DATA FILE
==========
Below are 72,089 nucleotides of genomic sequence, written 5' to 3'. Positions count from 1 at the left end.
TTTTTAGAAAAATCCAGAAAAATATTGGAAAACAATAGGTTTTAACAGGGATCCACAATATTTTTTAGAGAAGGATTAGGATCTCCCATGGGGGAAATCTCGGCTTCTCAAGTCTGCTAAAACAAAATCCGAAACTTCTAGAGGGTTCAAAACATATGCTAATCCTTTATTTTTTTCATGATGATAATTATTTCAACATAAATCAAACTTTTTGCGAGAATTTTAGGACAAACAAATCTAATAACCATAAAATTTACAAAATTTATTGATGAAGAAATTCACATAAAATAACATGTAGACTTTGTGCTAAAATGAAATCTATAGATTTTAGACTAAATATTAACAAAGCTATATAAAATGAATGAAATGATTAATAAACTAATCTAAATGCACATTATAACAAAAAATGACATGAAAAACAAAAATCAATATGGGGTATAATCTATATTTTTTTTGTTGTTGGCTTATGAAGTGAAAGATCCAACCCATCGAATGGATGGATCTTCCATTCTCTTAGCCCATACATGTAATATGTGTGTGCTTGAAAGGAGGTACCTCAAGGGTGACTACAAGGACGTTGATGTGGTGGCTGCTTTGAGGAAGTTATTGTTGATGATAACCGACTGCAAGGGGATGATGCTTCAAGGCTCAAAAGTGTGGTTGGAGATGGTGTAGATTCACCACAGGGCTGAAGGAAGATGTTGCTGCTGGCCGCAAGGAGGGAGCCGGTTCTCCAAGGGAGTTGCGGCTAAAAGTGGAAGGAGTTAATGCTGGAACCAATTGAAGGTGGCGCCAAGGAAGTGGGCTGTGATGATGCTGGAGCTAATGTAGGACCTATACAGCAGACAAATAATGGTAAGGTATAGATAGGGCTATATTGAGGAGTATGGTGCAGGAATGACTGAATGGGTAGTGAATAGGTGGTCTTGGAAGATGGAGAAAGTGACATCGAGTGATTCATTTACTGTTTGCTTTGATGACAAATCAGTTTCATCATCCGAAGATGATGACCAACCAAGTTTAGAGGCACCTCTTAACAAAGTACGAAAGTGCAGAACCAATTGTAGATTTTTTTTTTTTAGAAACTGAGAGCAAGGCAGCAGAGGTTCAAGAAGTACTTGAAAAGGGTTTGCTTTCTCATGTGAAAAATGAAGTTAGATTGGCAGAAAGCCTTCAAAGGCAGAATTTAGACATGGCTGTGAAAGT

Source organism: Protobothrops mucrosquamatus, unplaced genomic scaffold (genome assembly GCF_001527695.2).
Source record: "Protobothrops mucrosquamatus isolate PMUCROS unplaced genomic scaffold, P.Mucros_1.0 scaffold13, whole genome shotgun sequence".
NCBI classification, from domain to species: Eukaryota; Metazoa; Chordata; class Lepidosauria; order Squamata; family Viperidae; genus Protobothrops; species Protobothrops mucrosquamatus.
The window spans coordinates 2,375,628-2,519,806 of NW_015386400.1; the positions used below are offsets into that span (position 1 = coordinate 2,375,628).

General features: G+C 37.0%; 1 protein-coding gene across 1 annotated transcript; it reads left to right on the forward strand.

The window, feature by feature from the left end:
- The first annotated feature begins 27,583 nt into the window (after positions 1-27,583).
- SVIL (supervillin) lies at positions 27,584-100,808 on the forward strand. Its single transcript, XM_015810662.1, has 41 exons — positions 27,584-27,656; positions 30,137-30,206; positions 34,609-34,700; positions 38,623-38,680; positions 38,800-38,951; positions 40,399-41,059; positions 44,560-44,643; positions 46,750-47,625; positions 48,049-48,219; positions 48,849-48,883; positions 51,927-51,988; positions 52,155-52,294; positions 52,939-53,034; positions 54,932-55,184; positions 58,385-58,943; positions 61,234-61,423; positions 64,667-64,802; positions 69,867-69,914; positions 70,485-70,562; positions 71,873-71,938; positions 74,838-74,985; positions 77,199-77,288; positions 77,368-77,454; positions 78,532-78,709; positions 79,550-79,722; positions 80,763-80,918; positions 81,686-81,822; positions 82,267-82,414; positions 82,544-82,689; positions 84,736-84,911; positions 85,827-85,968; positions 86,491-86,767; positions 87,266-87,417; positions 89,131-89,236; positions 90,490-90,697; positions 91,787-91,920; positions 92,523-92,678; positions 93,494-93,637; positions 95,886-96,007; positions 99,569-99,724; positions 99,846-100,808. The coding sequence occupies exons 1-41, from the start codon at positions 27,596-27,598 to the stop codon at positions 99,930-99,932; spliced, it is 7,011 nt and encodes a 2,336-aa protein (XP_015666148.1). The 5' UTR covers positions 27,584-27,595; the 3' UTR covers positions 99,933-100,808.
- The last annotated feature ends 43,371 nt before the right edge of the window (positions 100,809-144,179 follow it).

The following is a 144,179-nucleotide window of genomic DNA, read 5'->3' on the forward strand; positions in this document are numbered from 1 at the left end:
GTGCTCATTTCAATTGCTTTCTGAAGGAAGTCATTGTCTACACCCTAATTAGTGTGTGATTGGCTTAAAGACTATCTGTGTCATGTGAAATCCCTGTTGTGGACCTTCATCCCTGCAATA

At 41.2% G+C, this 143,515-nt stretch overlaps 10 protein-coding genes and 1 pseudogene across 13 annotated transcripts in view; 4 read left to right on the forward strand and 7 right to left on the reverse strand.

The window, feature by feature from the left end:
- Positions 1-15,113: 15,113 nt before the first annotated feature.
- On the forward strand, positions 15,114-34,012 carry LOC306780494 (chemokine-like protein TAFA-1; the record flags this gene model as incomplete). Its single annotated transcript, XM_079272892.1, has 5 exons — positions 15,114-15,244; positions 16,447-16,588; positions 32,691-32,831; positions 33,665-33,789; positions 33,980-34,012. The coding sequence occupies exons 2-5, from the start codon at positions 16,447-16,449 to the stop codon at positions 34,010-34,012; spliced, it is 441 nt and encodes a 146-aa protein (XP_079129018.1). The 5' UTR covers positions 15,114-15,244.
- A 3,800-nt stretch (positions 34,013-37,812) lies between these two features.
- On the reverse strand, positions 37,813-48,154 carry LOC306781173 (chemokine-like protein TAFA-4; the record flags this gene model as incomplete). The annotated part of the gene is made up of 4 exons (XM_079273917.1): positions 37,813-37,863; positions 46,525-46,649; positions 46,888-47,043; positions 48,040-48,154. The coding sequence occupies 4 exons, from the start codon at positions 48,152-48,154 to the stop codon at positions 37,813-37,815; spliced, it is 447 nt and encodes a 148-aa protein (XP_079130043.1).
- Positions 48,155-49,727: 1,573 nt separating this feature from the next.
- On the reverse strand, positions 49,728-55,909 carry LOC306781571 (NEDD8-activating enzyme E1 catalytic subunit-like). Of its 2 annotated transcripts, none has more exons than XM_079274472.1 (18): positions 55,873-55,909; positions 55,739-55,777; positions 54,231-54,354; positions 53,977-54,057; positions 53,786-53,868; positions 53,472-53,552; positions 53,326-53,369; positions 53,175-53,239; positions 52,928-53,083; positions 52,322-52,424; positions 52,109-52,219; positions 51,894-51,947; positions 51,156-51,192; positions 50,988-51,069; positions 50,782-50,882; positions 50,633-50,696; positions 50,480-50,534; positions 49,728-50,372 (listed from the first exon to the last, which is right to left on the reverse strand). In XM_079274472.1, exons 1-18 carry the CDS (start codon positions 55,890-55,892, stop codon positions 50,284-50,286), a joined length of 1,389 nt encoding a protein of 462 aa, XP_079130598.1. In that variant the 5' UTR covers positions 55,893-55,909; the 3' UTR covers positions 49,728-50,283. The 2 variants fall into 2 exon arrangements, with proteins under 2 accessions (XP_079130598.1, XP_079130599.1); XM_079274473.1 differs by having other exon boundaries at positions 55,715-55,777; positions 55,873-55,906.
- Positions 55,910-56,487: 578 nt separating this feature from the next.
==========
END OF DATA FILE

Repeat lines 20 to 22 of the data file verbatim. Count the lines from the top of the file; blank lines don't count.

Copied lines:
- Positions 48,155-49,727: 1,573 nt separating this feature from the next.
- On the reverse strand, positions 49,728-55,909 carry LOC306781571 (NEDD8-activating enzyme E1 catalytic subunit-like). Of its 2 annotated transcripts, none has more exons than XM_079274472.1 (18): positions 55,873-55,909; positions 55,739-55,777; positions 54,231-54,354; positions 53,977-54,057; positions 53,786-53,868; positions 53,472-53,552; positions 53,326-53,369; positions 53,175-53,239; positions 52,928-53,083; positions 52,322-52,424; positions 52,109-52,219; positions 51,894-51,947; positions 51,156-51,192; positions 50,988-51,069; positions 50,782-50,882; positions 50,633-50,696; positions 50,480-50,534; positions 49,728-50,372 (listed from the first exon to the last, which is right to left on the reverse strand). In XM_079274472.1, exons 1-18 carry the CDS (start codon positions 55,890-55,892, stop codon positions 50,284-50,286), a joined length of 1,389 nt encoding a protein of 462 aa, XP_079130598.1. In that variant the 5' UTR covers positions 55,893-55,909; the 3' UTR covers positions 49,728-50,283. The 2 variants fall into 2 exon arrangements, with proteins under 2 accessions (XP_079130598.1, XP_079130599.1); XM_079274473.1 differs by having other exon boundaries at positions 55,715-55,777; positions 55,873-55,906.
- Positions 55,910-56,487: 578 nt separating this feature from the next.